The Jesuits: Cultures, Sciences, and the Arts, 1540-1773
Published: November 2015© 1999
Imprint: University of Toronto Press
Page Count: 792 Pages
Dimensions: 6.04 x 9.00
792 Pages, 6.04 x 9.00 x 7.60 in
In recent years scholars in a range of disciplines have begun to re-evaluate the history of the Society of Jesus. Approaching the subject with new questions and methods, they have reconsidered the importance of the Society in many sectors, including those related to the sciences and the arts. They have also looked at the Jesuits as emblematic of certain traits of early modern Europeans, especially as those Europeans interacted with 'the Other' in Asia and the Americas.
Originating in an international conference held at Boston College in 1997, the thirty-five essays here reflect this new historiographical trend. Focusing on the Old Society- the Society before its suppression in 1773 by papal edict- they examine the worldwide Jesuit undertaking in such fields as music, art, architecture, devotional writing, mathematics, physics, astronomy, natural history, public performance, and education, and they give special attention to the Jesuits' interaction with non-European cultures, in North and South America, China, India, and the Philippines. A picture emerges not only of the individual Jesuit, who might be missionary, diplomat, architect, and playwright over the course of his life in the Society, but also of the immense and many-faceted Jesuit enterprise as forming a kind of 'cultural ecosystem'.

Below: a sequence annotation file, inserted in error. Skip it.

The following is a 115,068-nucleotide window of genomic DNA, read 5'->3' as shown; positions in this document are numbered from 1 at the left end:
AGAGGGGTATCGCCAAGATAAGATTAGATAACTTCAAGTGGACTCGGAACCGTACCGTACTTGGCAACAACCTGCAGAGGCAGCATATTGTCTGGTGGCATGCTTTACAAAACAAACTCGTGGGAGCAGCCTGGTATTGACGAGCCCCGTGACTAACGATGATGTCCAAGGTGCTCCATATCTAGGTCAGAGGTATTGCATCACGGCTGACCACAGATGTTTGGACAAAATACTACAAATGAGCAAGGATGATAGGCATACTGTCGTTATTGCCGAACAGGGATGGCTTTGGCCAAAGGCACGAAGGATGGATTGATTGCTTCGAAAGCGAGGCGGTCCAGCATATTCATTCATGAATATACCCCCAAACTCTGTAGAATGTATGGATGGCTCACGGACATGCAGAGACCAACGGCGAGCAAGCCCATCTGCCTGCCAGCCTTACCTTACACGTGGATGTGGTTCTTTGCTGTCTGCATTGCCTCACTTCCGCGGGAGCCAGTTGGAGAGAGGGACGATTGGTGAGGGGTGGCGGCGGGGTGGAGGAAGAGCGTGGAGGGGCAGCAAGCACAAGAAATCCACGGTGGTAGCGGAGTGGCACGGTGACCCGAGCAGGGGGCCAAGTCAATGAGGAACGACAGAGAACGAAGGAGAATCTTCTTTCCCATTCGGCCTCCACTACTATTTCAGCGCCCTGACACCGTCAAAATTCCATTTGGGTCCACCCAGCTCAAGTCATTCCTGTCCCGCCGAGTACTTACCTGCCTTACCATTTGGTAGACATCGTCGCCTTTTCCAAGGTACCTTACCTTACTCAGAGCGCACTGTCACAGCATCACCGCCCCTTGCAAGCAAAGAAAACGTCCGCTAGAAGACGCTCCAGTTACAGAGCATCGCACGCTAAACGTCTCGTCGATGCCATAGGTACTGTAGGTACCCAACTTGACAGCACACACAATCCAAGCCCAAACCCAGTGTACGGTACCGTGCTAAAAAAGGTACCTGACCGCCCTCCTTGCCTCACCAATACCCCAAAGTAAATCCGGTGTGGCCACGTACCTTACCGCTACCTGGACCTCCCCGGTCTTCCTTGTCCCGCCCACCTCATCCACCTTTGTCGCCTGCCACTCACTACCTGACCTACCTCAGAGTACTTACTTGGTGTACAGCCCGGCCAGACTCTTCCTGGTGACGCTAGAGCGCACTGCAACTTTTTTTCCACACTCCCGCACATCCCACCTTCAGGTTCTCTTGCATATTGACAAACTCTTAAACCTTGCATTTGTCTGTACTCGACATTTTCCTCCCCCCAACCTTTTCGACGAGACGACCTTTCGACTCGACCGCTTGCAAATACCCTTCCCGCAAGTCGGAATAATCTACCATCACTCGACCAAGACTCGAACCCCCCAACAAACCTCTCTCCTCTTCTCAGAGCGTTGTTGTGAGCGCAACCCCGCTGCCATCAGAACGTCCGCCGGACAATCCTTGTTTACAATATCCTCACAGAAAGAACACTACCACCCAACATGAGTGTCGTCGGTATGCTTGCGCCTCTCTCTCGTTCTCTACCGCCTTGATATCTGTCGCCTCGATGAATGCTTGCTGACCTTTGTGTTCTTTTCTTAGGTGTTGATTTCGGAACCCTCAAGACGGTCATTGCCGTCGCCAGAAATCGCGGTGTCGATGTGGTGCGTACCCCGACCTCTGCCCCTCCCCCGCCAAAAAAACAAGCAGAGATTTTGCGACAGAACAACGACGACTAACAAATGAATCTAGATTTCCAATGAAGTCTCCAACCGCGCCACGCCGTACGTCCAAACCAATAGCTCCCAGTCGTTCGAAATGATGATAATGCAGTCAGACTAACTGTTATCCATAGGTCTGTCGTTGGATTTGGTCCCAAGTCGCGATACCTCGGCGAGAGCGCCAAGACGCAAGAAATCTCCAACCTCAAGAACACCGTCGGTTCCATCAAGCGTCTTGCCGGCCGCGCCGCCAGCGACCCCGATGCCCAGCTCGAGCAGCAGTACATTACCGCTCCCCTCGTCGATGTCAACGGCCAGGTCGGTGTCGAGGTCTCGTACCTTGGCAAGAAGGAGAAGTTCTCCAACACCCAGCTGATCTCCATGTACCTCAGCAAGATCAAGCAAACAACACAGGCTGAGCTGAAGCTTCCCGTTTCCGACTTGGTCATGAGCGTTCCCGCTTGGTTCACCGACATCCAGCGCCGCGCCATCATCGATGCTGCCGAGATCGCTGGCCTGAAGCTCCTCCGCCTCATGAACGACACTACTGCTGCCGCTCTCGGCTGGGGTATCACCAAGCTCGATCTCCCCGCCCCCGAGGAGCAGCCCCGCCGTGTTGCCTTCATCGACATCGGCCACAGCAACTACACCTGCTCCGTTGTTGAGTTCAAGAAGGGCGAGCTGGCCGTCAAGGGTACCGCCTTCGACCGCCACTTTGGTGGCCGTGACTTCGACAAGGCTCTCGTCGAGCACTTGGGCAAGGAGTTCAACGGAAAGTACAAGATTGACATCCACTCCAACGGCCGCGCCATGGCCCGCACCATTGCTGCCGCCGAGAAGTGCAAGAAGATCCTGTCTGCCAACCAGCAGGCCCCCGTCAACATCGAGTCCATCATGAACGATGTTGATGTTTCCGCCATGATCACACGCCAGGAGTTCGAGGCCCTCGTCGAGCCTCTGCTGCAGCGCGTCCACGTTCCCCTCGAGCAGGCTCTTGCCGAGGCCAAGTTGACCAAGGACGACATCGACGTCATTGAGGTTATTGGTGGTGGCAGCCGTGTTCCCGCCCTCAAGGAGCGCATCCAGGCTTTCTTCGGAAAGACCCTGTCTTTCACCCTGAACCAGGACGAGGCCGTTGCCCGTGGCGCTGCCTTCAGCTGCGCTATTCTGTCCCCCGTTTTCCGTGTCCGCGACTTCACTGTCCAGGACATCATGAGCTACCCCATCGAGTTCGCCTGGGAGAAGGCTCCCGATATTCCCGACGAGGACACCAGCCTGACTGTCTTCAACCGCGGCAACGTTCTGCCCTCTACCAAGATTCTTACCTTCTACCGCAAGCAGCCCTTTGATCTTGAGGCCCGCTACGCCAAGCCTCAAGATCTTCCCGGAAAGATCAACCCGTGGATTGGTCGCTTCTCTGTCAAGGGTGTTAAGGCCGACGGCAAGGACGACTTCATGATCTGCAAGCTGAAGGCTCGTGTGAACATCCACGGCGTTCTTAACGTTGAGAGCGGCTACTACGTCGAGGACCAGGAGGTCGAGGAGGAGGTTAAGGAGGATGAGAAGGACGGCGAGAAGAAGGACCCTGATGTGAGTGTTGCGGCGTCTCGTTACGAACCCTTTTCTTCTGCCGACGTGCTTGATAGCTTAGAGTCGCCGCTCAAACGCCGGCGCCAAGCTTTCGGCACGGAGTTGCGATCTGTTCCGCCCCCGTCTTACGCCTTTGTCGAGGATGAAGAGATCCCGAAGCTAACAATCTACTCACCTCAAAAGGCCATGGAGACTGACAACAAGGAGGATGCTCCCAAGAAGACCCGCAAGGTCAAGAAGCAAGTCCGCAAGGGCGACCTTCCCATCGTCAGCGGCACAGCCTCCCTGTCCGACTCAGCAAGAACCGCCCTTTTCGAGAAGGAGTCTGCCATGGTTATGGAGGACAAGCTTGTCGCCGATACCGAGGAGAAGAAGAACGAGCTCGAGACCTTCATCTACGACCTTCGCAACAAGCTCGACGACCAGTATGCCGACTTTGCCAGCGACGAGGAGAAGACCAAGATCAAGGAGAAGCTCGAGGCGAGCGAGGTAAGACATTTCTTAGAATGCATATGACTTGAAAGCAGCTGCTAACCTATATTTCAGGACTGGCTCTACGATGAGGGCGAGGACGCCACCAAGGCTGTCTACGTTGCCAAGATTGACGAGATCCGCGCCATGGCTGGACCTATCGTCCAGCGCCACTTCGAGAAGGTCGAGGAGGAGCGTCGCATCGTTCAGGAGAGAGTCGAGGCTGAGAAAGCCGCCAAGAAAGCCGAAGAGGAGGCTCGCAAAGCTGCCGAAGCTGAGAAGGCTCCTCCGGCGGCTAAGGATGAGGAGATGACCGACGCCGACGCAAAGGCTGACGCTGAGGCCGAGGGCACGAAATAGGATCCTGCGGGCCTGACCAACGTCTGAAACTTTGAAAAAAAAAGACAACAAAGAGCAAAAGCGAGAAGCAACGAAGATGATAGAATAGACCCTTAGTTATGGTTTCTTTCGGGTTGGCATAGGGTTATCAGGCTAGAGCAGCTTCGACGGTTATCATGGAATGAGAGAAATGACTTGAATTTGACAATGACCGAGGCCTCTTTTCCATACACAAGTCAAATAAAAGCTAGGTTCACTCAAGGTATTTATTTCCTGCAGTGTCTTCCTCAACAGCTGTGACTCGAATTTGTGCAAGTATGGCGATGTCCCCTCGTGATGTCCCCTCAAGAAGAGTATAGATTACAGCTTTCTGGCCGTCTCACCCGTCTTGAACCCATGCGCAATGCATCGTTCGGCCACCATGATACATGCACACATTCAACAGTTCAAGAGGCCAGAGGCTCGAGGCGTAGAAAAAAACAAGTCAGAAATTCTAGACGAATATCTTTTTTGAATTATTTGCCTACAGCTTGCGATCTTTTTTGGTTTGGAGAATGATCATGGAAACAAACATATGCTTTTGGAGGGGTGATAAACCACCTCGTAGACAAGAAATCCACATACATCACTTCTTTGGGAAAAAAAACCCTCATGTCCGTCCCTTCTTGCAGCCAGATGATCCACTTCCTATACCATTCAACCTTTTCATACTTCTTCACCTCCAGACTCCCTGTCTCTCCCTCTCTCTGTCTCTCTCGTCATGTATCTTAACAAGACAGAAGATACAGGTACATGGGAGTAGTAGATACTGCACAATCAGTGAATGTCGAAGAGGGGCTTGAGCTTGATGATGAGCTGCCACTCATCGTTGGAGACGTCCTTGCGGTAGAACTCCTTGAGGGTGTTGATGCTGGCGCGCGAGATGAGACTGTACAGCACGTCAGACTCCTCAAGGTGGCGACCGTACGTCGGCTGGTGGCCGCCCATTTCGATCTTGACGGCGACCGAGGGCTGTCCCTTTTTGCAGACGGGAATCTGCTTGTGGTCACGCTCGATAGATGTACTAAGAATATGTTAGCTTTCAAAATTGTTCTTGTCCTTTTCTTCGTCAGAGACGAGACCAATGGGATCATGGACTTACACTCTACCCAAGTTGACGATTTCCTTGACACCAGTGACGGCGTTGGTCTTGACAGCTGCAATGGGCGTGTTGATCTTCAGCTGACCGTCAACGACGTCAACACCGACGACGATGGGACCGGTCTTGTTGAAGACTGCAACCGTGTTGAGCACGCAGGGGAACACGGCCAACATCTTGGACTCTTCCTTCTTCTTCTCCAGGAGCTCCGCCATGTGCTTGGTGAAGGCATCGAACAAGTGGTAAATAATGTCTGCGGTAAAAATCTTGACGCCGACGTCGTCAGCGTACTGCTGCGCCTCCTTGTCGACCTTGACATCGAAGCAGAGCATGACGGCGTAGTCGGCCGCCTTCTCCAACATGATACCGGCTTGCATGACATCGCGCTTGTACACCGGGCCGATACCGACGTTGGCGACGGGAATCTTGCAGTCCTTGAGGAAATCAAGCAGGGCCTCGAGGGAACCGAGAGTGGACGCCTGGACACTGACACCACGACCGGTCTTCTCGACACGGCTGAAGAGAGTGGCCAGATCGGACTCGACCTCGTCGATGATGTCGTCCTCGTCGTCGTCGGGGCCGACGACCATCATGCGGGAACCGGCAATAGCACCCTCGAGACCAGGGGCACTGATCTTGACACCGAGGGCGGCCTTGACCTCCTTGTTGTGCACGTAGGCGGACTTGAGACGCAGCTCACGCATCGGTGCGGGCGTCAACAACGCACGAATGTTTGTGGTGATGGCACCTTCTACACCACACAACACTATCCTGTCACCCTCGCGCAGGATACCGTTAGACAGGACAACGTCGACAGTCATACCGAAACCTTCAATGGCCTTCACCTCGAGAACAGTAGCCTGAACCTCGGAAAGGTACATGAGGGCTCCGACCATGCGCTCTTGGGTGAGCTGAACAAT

The Jesuits of the Old Society liked to think they had a way of proceeding special to themselves. The question, Was there a Jesuit style, a Jesuit corporate culture? is the thread that runs through this interdisciplinary collection of studies.
Refraining Jesuit History 1
1 / The Historiography of the Society of Jesus: Where Does It Stand Today?
JOHN W. O'MALLEY, S.J.
2 / 'Le style jésuite n'existe pas': Jesuit Corporate Culture and the Visual Arts
GAUVIN ALEXANDER BAILEY
3 / The Fertility and the Shortcomings of Renaissance Rhetoric: The Jesuit Case
4 / The Cultural Field of Jesuit Science
The Roman Scene
5 / Two Farnese Cardinals and the Question of Jesuit Taste
6 / Jesuit Thesis Prints and the Festive Academic Defence at the Collegio Romano
7 / From The Eyes of All' to 'Usefull Quarries in phihlosophy and good literature': Consuming Jesuit Science, 1600-1665
MICHAEL JOHN GORMAN
8 / Music History in the Musurgia univer-salts of Athanasius Kircher
Mobility: Overseas Missions and the Circulation of Culture
9 / Mapping Jesuit Science: The Role of Travel in the Geography of Knowledge
STEVEN J. HARRIS
10 / Jesuits, Jupiter's Satellites, and the Académie Royale des Sciences
11 / Exemplo aeque ut verbo: The French Jesuits' Missionary World
12 / East and West: Jesuit Art and Artists in Central Europe, and Central European Art in the Americas
THOMAS DACOSTA KAUFMANN
13 / The Role of the Jesuits in the Transfer of Secular Baroque Culture to the Río de la Plata Region
14 / Candide and a Boat
T. FRANK KENNEDY, S.J.
Encounters with the Other: Between Assimilation and Domination
15 / Alessandro Valignano: The Jesuits and Culture in the East
ANDREW C. ROSS
16 / Jesuit Corporate Culture As Shaped by the Chinese
NICOLAS STANDAERT, S.J.
17 /Translation as Cultural Reform: Jesuit Scholastic Psychology in the Transformation of the Confucian Discourse on Human Nature
18 / The Truth-Showing Mirror: Jesuit Catechism and the Arts in Mughal India
GAUVIN ALEXANDER BAILEY
19 / Roberto de Nobili's Dialogue on Eternal Life and an Early Jesuit Evaluation of Religion in South India
FRANCIS X. CLOONEY, S.J.
20 / The Jesuits and the Indigenous Peoples of the Philippines
REN£ B. JAVELLANA, S.J.
Tradition, Innovation, Accommodation